NAHAC Standards & Best Practices

© October 30, 2014

A.   Statement of Intent

NAHAC offers these Standards & Best Practices for the field of healthcare advocacy. NAHAC considers this a living document that will evolve over time. It constitutes the foundational statement of Standards & Best Practices for our organization. If NAHAC makes fundamental revisions to this document, its members will be notified of the changes.


B-1      NAHAC is the nation’s largest nonprofit organization dedicated to the development of healthcare advocacy as a profession. The objective of the organization is to benefit and protect consumers. NAHAC is an organization of Professional Healthcare Advocates and lay members who share the goal of promoting safe, effective, holistic and compassionate healthcare services. NAHAC represents professionals working with individual consumers and family caregivers who need assistance navigating through complex healthcare situations. Titles of these professionals may include: healthcare advocate, patient advocate, patient navigator, and case manager. A professional Healthcare Advocate may work in diverse settings. For example, an advocate may work independently, or in a medical setting, in healthcare or other companies, or on behalf of communities or disease-specific populations.

B-2      The NAHAC Mission:

  • We are the professional organization for Healthcare Advocates dedicated to:  Assisting and empowering consumers to navigate the healthcare system effectively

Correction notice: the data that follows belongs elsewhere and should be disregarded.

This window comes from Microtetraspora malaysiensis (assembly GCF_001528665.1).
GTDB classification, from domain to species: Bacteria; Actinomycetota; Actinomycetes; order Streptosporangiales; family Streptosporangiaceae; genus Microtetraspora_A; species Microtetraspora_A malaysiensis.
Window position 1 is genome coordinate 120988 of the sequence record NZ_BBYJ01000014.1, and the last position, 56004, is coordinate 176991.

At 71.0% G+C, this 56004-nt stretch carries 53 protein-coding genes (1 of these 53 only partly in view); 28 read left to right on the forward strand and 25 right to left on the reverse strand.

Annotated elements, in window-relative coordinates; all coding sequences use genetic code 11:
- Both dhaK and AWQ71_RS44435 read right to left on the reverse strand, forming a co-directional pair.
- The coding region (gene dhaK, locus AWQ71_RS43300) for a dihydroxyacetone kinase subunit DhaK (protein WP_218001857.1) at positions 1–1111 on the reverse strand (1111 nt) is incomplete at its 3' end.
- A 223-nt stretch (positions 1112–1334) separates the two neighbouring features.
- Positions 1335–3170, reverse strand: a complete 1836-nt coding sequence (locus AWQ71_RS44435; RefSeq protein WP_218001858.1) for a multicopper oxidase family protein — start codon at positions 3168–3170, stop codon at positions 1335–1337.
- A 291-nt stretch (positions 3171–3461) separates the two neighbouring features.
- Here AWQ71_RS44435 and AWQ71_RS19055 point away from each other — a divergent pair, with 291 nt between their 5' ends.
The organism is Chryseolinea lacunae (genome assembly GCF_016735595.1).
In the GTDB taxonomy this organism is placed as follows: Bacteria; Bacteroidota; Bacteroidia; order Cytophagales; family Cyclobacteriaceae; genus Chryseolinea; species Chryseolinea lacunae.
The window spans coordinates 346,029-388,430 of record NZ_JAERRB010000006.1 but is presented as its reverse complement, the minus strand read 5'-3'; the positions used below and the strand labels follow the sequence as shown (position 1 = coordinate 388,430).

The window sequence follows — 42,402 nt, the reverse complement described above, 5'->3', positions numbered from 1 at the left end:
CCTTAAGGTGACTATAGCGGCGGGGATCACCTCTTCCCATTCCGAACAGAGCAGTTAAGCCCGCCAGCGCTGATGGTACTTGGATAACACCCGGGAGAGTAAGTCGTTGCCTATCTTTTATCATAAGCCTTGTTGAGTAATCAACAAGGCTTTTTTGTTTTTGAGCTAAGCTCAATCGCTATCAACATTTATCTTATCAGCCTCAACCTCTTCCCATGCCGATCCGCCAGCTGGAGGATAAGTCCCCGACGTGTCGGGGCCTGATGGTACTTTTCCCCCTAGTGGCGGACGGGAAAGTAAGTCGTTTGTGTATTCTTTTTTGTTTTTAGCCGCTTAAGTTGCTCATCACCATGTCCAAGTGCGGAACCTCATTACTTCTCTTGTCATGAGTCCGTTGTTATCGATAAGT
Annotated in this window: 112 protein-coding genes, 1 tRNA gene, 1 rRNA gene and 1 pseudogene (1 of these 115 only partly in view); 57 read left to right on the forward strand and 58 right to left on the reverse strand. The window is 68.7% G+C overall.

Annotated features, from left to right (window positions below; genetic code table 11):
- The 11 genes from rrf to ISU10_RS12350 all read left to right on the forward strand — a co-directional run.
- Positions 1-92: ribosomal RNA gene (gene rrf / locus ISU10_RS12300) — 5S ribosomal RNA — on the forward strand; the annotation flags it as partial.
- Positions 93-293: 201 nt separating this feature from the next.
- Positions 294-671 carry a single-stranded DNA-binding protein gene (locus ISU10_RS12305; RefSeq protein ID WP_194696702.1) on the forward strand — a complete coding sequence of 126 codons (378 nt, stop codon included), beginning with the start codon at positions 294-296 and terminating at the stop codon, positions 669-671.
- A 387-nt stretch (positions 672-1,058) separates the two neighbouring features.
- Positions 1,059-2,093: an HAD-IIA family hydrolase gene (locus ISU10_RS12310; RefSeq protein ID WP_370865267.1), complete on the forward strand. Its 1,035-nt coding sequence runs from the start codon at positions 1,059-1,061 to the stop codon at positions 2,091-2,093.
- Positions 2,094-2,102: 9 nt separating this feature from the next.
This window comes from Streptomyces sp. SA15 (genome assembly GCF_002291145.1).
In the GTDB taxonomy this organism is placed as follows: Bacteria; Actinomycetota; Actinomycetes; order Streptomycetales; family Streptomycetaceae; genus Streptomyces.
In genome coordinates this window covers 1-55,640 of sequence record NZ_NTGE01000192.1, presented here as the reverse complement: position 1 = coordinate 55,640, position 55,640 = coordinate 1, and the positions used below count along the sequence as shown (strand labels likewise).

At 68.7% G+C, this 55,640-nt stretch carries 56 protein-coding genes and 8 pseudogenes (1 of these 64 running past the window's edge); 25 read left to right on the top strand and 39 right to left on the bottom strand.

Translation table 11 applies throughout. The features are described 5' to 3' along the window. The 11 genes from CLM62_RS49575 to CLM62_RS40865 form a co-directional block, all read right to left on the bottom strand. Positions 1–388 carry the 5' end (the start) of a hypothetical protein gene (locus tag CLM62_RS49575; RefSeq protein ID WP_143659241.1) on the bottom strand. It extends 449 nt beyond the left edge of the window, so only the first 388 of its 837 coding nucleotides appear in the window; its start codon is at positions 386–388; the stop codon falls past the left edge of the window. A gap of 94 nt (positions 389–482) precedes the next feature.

• Advancing the field of healthcare advocacy; and
  • Influencing public policy toward patient-centered care.

B-3      Why is there need for a document on Standards & Best Practices? NAHAC Standards & Best Practices is intended to be an extension and elaboration of the NAHAC Code of Ethics to ensure the protection of consumers/clients for whom its Healthcare Advocates work.

Adherence to NAHAC’s Code of Ethics is a condition of membership in NAHAC. NAHAC establishes these practices recognizing that similar work is being done by the Patient Advocate Credentialing Steering Committee, formed in 2013 and comprised of national leaders in Healthcare Advocacy. The mission of the committee is to establish a national credential for those who advocate for patients.

Ethical questions and concerns of the public regarding a Healthcare Advocate’s behavior may be referred to the NAHAC Board of Directors for evaluation.

NAHAC recognizes that its Code of Ethics and Standards & Best Practices will evolve as healthcare delivery changes over time.

NAHAC members and other interested parties should access the NAHAC website periodically for the most current version of all relevant documents. Its website is:

B-4      Principles in Developing NAHAC's Standards & Best Practices: Healthcare Advocates who are professional members of NAHAC share a common commitment to professional practice based on (a) ethical professional conduct; (b) Standards & Best Practices; and (c) appropriate training and experience.

This Standards & Best Practices document serves as guiding principles that support the NAHAC Code of Ethics surrounding this particular field of advocacy. It attempts to articulate the knowledge, skills, responsibilities, patient protections, and limitations of advocate practice that a consumer should reasonably expect to be met by all NAHAC advocates. Further, this document acknowledges and recognizes that subspecialties in advocacy may reasonably require additional knowledge, skills, experience, training and/or licensing.